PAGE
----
Radio Rack — Accuracy and Improved Detail
In all the screen shots I've published until now, the radio rack has been based on Mike Pyment's XV-814. As is often the case with museum exhibits, any re-usable equipment had been removed from the aircraft before it was dismantled, and the radio rack was pretty bare. Mike moved two large units for the Smiths Flight System from their usual position in the electrical bay, under the galley floor, to the radio rack. The result is a handsome radio rack, filled with genuine period equipment, but not necessarily the right ones in the right place!
In the last couple of years, I have found a Comet Illustrated Parts Manual that describes exactly what should be in the radio rack, and where. Having the correct equipment types, I was able to find more information about each unit, and model it.
This was also the first block of work carried out entirely in Blender (as opposed to AC3D) — hence the ease of producing clean renders, below.Comet 4 Radio Rack
The 1958 B.O.A.C. Comet 4 had the fullest and most densely packed radio rack:
7th shelf (top): Marconi AD.2300 doppler drive unit.
6th shelf: Marconi VHF receiver (NAV 2), bearing computer and glide slope receiver.
5th shelf: Marconi SELCAL, VHF receiver (NAV 1), bearing computer and glide slope receiver.
4th shelf: Marconi VHF receivers and transmitters (COM 1 and COM 2).
3rd shelf: Marconi HF receiver, transmitter and power unit (HF 2).
2nd shelf: Marconi HF receiver, transmitter and power unit (HF 1).
1st shelf (bottom): ECKO search radar receiver and servo/synch unit.Fig.1: Comet 4 radio rack.Fig.2: From left to right: Ecko E182 inverter, Marconi 2880 SELCAL receiver, Marconi AD.708 marker receiver, AD.704 VHF receiver and bearing computer, AD.706 glide slope receiver.Comet 4B/4C Radio Rack
Two years later, and the equipment specifications for the Comet 4B/4C changed. There is already a distinct thinning out of the radio rack, which has one less shelf. This enabled the large Marconi AD.712 ADF receiver units to be moved from the navigator's rack to the radio rack, and an overall reduction in size of the navigator's station.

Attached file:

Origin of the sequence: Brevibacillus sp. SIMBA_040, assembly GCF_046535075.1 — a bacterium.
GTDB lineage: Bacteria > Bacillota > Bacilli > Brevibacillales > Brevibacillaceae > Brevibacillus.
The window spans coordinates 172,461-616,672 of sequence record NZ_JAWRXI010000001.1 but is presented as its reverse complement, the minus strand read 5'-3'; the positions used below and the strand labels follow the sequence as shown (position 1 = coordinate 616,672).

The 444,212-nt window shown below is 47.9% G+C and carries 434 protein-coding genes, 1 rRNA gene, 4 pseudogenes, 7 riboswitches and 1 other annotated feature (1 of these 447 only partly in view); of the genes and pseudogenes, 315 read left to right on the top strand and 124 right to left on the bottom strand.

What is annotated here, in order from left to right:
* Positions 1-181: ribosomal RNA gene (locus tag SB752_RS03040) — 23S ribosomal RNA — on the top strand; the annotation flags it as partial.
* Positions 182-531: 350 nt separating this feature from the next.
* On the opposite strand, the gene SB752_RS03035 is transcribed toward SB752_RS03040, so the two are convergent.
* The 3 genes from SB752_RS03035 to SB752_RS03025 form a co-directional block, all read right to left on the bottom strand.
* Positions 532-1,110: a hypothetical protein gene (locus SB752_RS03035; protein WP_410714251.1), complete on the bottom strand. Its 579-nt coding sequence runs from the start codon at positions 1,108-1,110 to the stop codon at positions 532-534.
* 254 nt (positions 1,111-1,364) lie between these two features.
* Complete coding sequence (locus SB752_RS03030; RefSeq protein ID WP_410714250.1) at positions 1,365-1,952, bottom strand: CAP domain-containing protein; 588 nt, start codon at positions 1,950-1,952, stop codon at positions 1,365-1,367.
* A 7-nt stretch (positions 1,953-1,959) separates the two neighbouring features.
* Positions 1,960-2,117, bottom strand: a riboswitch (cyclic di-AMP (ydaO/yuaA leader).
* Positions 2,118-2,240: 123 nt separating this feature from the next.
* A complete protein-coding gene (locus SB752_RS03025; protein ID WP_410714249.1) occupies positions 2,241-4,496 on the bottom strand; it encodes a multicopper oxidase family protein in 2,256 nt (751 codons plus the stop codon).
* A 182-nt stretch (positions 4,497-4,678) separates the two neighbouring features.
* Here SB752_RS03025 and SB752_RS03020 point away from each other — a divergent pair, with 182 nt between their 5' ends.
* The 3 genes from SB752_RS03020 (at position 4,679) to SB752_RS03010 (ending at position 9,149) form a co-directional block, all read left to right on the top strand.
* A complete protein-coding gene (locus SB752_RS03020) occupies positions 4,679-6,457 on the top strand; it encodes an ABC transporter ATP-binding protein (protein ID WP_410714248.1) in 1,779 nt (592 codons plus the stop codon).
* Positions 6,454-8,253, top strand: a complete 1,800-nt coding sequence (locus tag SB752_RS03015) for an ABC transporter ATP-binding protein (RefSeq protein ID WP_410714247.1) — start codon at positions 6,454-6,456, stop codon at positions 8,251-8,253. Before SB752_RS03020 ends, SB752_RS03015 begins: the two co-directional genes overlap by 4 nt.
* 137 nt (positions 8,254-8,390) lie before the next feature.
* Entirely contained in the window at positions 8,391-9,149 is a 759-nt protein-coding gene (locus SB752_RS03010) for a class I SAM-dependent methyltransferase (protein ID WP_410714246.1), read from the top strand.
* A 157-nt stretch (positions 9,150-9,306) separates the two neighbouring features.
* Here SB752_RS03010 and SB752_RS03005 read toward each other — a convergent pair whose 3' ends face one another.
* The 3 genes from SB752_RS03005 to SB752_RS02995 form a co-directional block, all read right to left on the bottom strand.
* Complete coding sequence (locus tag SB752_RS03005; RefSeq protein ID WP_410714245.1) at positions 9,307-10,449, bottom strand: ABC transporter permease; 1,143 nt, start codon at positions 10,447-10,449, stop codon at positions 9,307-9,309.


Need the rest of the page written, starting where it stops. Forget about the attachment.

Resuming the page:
6th shelf: STC power unit, HF 2.
5th shelf: SELCAL and intercom units, STC power unit, HF 1.
4th shelf: STC transmitter, HF2, Marconi ADF receivers 1 and 2.
3rd shelf: Collins transponder, STC transmitter, HF1, STC VHF (NAV 2) units.
2nd shelf: STC VHF units (COM 1 and 2) and VHF units (NAV 1).
1st shelf (bottom): ECKO search radar receiver and servo/synch unit. Fig.3: Comet 4B/4C radio rack.Fig.4: STC VHF COM sets (left) and NAV sets (right).
Comet 4C (C Mk.4 C) RAF Transport Command
These last Comets had more equipment, and greater functionality, including military TACAN and UHF communications. Even so, equipment has shrunk again, enough to fit a locker instead of the top shelves.
Elliott was a British company who (among other things) built Bendix VHF units under license.
5th shelf: Ultra intercom amlifiers, Marconi SELCAL, Plessy UHF comms.
4th shelf: Twin Collins 618T HF transceivers (all that HF stuff now in one box).
3rd shelf: Complete set of Elliott VHF COM and NAV units, Plessy TACAN receiver.
2nd shelf: Complete set of Elliott VHF COM and NAV units, Plessy TACAN receiver.
1st shelf (bottom): ECKO search radar receiver and servo/synch unit. Fig.5: Comet 4C (C Mk.4 C) RAF radio rack.
Fig.5: Collins 618T HF transceiver. I've gone as far as modelling the Type N and BNC connectors.
Fig.6: Left to right: Elliott VHF receiver, transmitter (COM), receiver, glide slope receiver, navigation unit and marker receiver (making a complete set of VHF COM and NAV equipment); far right: Plessy TACAN unit.
All this work has been unwrapped in Blender, but not yet textured. I look forward to seeing it in colour as much as you do! Screen shots will follow ...
Next: updates and improvements for the flight navigator's station ...